Author: Lily Iona MacKenzie
Genre: Literary/Women’s Fiction/Humor
Publisher: Pen-L Publishing
Fling! features 57-year-old Feather and her 90-year-old mother Bubbles. They travel from Canada to Mexico, making stops in San Francisco and the Isle of Skye, seeking answers to family mysteries during their odyssey. What they find instead is a whole new view of life that they hadn’t considered before.
Lewis Buzbee, who teaches creative writing in the University of San Francisco’s MFA in writing program and has published several volumes of fiction and non-fiction, says, “Fling is both hilarious and touching, the madcap journey of an aging mother and her adult daughter from cold Protestant Canada into the hallucinogenic heart of Mexico’s magic, where the past literally comes to life. Every page is a surprise, and ‘Bubbles’ is one of the most endearing mothers in recent fiction. A scintillating read.”
Waiting for Bubbles to answer the door, Feather dangles her straw tote bag from one shoulder. She’s wearing an ankle-length red peasant skirt with matching top and scuffed brown leather hiking boots. A yellow cotton triangle partly conceals her long dark auburn hair, now streaked with gray.
The door opens, and before Feather can speak, words rush out of Bubbles’ mouth: “Mother’s ashes, they’re in the dead letter office. Mexico City.” Feather sighs and steps inside, sets down her bag, and gives her mum a tentative hug. The corset she’s wearing prevents Feather from feeling her generous curves, and she can smell urine. The scent is mixed with cheap Evening in Paris perfume. As usual, she feels overwhelmed by this woman who gave birth to her.
Bubbles pulls away and pats her hair. “I’m telling you, we need to make plane reservations right away.”
“Cool it, Mum. You’ll have a heart attack!”
Pure white hair a frizzed halo, scalp pink as a baby’s, she checks out Feather from head to foot and shakes her head. “I thought you’d be dressed up for my party.”
“I am dressed up!” Feather should be used to her mother’s scrutiny by now and her disapproval of anything that isn’t the latest in fashion. But she isn’t. It still stings when she doesn’t accept her as she is, a leftover hippie from the ’60s.
Bubbles swerves away from Feather and lurches toward the coffee table, snatching a creased, brown manila envelope from among the clutter there. “I’m serious! Mother’s ashes—” She hands her the letter. “Look: it says Mexico City. But I can’t make out these words: Oficina de cartas perdidas. What do they mean?”
“I think it’s the office of lost packages.”
Feather flops onto the love seat, sending up a cloud of dust, and reads the letter aloud: “Dear Madam: There big box dead letter office address you name. Come get box. Mrs. Heather MacDonald ashes. Nun found box and note for family. Have box many years. No send ashes by mail for health reasons. When you pick up?”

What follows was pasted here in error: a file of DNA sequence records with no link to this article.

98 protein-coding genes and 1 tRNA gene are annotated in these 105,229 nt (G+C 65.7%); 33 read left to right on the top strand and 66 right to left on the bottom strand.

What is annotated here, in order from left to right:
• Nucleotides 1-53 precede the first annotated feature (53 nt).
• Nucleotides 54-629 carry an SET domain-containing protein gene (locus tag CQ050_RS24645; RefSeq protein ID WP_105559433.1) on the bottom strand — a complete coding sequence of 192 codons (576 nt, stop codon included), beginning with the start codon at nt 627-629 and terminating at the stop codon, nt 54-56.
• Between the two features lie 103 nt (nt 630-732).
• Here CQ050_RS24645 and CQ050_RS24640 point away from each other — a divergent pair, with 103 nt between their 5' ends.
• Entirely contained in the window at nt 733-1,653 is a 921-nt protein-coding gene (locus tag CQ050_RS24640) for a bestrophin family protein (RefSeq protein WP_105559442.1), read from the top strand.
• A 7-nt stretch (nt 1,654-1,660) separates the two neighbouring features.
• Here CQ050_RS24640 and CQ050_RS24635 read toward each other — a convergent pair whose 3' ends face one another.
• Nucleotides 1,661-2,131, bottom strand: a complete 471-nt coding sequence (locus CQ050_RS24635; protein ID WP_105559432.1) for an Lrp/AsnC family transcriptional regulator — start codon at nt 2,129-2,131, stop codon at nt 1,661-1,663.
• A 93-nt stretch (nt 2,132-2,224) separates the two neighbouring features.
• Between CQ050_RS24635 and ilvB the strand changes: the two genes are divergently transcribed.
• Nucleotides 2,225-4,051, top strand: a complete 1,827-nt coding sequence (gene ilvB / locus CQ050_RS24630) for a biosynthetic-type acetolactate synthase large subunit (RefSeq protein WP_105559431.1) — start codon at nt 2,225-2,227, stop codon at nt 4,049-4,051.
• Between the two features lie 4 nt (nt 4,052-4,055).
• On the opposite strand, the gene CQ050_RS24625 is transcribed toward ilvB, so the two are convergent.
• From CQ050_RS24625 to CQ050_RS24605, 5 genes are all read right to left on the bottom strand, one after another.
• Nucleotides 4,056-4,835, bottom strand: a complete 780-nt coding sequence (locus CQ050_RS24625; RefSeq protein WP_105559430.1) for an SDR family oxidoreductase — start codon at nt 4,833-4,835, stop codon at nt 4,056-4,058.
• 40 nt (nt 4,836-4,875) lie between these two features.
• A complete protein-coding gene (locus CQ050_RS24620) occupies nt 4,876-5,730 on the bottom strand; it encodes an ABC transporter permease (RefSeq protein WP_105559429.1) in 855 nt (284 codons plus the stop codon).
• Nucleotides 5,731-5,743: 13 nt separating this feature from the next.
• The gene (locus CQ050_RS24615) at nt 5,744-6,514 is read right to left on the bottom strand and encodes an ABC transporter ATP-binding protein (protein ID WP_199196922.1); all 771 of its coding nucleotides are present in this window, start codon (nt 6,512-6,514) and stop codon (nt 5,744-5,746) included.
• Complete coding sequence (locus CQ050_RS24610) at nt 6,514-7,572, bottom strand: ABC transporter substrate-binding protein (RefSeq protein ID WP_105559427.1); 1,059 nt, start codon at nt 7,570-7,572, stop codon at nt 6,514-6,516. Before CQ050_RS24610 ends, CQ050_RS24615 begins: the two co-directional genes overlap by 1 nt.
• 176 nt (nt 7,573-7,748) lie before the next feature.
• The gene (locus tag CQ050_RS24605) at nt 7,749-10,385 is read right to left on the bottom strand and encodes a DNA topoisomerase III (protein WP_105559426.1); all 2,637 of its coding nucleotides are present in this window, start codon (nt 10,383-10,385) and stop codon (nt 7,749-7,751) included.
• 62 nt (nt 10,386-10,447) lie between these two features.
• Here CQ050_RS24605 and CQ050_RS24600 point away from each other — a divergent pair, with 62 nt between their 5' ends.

“Granny’s ashes? She popped off years ago.”
Bubbles paces, the bunny ears on her slippers flopping back and forth, almost tripping her. “You’ve got to take me to Mexico City. It’ll be like old times. Traveling together.”
Feather throws up her hands. “Mexico City? No way. They kill tourists there. Anyway, I already have plans for the summer. I’m doing research in Puerto Vallarta and San Miguel de Allende on matriarchal cultures.” She’s been interested in spending more time in Mexico since doing her earth goddess series of sculptures. The matriarchy still lives there, hidden under the layers of modern life. There’s something very primitive hovering in that country.
Bubbles scowls. “I can’t just leave her in a foreign country. I could get killed here, too. Gangs are attacking old people all the time. Never mind, I’ll get Buddy to take me.”
“Buddy! Jesus, Mum, he can’t handle a trip like that.”
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A Canadian by birth, a high school dropout, and a mother at 17, in my early years, I supported myself as a stock girl in the Hudson’s Bay Company, as a long distance operator for the former Alberta Government Telephones, and as a secretary (Bechtel Corp sponsored me into the States). I also was a cocktail waitress at the Fairmont Hotel in San Francisco, briefly broke into the male-dominated world of the docks as a longshoreman (I was the first woman to work on the SF docks and almost got my legs broken), founded and managed a homeless shelter in Marin County, co-created THE STORY SHOPPE, a weekly radio program for children that aired on KTIM in Marin County, CA, and eventually earned two Master’s degrees (one in Creative writing and one in the Humanities). I have published reviews, interviews, short fiction, poetry, travel pieces, essays, and memoir in over 150 American and Canadian venues. Bone Songs, another novel, will be published in 2017. Freefall: A Divine Comedy will be released in 2018. My poetry collection All This was published in 2011. I also taught writing at the University of San Francisco for over 30 years, and I blog at https://lilyionamackenzie.wordpress.com .
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